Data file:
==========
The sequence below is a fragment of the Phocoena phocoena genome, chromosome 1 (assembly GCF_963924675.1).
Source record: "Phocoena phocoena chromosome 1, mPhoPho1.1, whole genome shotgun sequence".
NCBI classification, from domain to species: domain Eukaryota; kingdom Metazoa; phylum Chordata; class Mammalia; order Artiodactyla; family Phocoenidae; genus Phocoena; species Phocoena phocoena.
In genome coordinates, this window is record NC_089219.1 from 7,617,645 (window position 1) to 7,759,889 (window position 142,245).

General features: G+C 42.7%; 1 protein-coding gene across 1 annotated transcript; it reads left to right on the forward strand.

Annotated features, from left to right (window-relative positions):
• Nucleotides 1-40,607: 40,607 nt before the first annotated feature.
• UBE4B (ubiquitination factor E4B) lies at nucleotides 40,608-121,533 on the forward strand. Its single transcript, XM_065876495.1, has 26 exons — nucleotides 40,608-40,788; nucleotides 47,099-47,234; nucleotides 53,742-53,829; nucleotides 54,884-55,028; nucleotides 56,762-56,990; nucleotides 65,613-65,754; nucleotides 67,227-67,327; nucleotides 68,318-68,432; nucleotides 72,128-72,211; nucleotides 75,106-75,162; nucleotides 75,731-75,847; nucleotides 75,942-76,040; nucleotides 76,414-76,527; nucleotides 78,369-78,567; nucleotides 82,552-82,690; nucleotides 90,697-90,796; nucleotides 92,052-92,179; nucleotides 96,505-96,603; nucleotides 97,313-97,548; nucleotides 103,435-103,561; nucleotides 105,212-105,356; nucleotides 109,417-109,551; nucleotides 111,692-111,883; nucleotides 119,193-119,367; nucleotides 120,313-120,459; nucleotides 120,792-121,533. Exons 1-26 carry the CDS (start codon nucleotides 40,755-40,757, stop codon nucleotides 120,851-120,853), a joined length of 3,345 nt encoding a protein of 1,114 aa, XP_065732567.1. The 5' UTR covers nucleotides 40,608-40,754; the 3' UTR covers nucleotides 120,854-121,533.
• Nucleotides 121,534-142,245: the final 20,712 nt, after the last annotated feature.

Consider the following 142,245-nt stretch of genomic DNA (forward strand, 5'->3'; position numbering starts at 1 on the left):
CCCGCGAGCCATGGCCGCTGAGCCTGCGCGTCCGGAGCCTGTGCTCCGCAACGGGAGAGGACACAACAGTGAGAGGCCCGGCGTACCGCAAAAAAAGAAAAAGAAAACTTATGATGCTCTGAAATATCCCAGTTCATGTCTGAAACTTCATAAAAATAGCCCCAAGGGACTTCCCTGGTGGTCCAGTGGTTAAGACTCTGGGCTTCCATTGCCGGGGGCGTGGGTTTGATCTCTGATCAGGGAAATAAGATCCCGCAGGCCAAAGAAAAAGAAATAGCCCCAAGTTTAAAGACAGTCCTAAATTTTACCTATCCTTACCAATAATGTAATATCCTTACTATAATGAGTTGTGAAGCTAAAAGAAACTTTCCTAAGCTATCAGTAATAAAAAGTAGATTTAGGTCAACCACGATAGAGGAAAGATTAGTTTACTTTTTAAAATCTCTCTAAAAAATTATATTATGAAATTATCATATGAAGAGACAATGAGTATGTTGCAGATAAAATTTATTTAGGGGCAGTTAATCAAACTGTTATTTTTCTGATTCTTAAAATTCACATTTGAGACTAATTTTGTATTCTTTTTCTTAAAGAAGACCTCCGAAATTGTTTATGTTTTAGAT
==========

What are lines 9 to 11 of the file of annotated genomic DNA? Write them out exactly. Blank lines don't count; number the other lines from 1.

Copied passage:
• Nucleotides 121,534-142,245: the final 20,712 nt, after the last annotated feature.

Consider the following 142,245-nt stretch of genomic DNA (forward strand, 5'->3'; position numbering starts at 1 on the left):
CCCGCGAGCCATGGCCGCTGAGCCTGCGCGTCCGGAGCCTGTGCTCCGCAACGGGAGAGGACACAACAGTGAGAGGCCCGGCGTACCGCAAAAAAAGAAAAAGAAAACTTATGATGCTCTGAAATATCCCAGTTCATGTCTGAAACTTCATAAAAATAGCCCCAAGGGACTTCCCTGGTGGTCCAGTGGTTAAGACTCTGGGCTTCCATTGCCGGGGGCGTGGGTTTGATCTCTGATCAGGGAAATAAGATCCCGCAGGCCAAAGAAAAAGAAATAGCCCCAAGTTTAAAGACAGTCCTAAATTTTACCTATCCTTACCAATAATGTAATATCCTTACTATAATGAGTTGTGAAGCTAAAAGAAACTTTCCTAAGCTATCAGTAATAAAAAGTAGATTTAGGTCAACCACGATAGAGGAAAGATTAGTTTACTTTTTAAAATCTCTCTAAAAAATTATATTATGAAATTATCATATGAAGAGACAATGAGTATGTTGCAGATAAAATTTATTTAGGGGCAGTTAATCAAACTGTTATTTTTCTGATTCTTAAAATTCACATTTGAGACTAATTTTGTATTCTTTTTCTTAAAGAAGACCTCCGAAATTGTTTATGTTTTAGAT